PARCA compares municipal finances in Alabama, gets mayors’ perspective

How Alabama Cities Finances Compare

How Alabama City Finances Compare is the ninth edition of PARCA’s study of Alabama city finances. This report provides basic information on municipal revenues, expenditures, and general fund balances from the most recent year available. The comparisons are in per capita amounts (dollars divided by resident population) so that cities of differing populations can be compared with one another. This edition of the report includes data on 22 cities, generally those having a population over 20,000.

The information provided can be valuable for city officials to use in benchmarking with their peers and for citizens to see how their municipality ranks financially among comparable cities within the state.

Municipal Executives Opinion Survey

In conjunction with the report on city finances, PARCA is also releasing the Municipal Executives Opinion Survey, a survey of 127 mayors and city executives from across Alabama. Responses indicate that these city leaders are generally optimistic about economic conditions and the stability of revenue sources in the coming year, although many expect increased HR costs, as well.

Despite the optimism, executives face challenges, too. There appear to be substantial demands for infrastructure improvements without a letup in expectations regarding public safety, human services, or government operations. Priorities for the coming year emphasize economic development and jobs, education, and building or repairing roads, sidewalks, and parks.


PARCA’s 2017 Public Opinion Survey Results are Here

Today, PARCA released the results of its annual public opinion survey. The poll of over 350 Alabama residents was conducted by Randolph Horn, Samford University, Professor of Political Science and Samford’s Director of Strategic and Applied Analysis. The survey addressed topics including state budget priorities, the quality of representation in state government, and in partnership with the Alabama Association of School Boards, questions about public education in Alabama.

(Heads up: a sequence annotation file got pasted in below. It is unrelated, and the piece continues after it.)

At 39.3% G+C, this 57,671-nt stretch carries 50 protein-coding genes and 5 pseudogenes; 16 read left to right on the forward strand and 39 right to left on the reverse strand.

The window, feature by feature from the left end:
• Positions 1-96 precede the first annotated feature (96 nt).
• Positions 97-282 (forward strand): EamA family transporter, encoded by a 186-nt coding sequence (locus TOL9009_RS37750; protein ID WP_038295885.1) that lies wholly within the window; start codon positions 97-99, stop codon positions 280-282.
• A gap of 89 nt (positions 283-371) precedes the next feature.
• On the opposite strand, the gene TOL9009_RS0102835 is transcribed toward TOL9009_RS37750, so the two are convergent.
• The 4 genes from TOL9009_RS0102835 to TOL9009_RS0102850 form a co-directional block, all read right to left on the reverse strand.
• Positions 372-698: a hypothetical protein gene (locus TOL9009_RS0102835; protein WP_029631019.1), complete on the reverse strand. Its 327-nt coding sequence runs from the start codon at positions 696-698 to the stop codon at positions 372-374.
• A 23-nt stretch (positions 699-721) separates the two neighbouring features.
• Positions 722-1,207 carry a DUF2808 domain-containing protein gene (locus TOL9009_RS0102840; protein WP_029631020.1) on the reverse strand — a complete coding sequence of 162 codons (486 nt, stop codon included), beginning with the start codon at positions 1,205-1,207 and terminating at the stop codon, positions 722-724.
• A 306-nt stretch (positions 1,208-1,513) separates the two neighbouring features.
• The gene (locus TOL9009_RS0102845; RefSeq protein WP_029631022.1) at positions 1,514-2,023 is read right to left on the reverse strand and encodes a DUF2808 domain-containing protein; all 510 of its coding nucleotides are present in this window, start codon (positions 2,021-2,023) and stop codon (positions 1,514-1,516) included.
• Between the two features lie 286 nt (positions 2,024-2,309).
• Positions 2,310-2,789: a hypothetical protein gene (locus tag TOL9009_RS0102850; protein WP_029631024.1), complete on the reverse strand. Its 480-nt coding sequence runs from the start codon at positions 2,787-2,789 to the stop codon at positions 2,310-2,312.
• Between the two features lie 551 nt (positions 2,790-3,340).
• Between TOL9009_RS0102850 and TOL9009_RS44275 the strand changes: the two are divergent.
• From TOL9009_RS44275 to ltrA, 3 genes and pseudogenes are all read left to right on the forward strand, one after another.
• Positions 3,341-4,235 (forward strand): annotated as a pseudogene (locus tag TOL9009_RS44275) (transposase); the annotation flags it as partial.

Results from this year’s survey are consistent with previous years’ results in some important ways. Residents value state investments in education and healthcare. They believe education is inadequately funded. There is substantial evidence that respondents have limited faith in public officials. Support for earmarking revenues and keeping the education budget separate from the general fund may indicate concern that officials would misspend those resources if they were given more flexibility. Majorities think the state government does not care what they think or that they have no say in what the government does.

Public officials are in a difficult position. There is often a tension between the preferences of constituents in a district and the collective interest of a state or nation. Officials, seeing their colleagues defeated in primaries from the more extreme wing of their parties, may underestimated the scope they have when working to solve important public policy challenges. Similarly, officials may underestimate their capacity to educate their constituents on what it may take to address the problems confronting the state. Results of PARCA polls indicate many opportunities for officials to demonstrate responsiveness to public concerns and leadership in crafting public policy solutions.

Read the results and full analysis of this year’s survey here.

Number and Percentage of Workforce Ready Graduates Increased in 2016

Just over 60 percent of Alabama’s 2016 high school graduates scored “workforce ready” in 2016, according to new results from ACT’s WorkKeys assessment. The Class of 2016’s success rate, 61.3 percent, improves on the 60.8 percent rate for the Class of 2015. And because a greater number of students took the test in 2016, the Class of 2016 produced more workforce ready graduates: 28,717 compared to 2015’s total of 25,453, netting an increase of 3,264 graduates earning Silver level or above workforce credentials.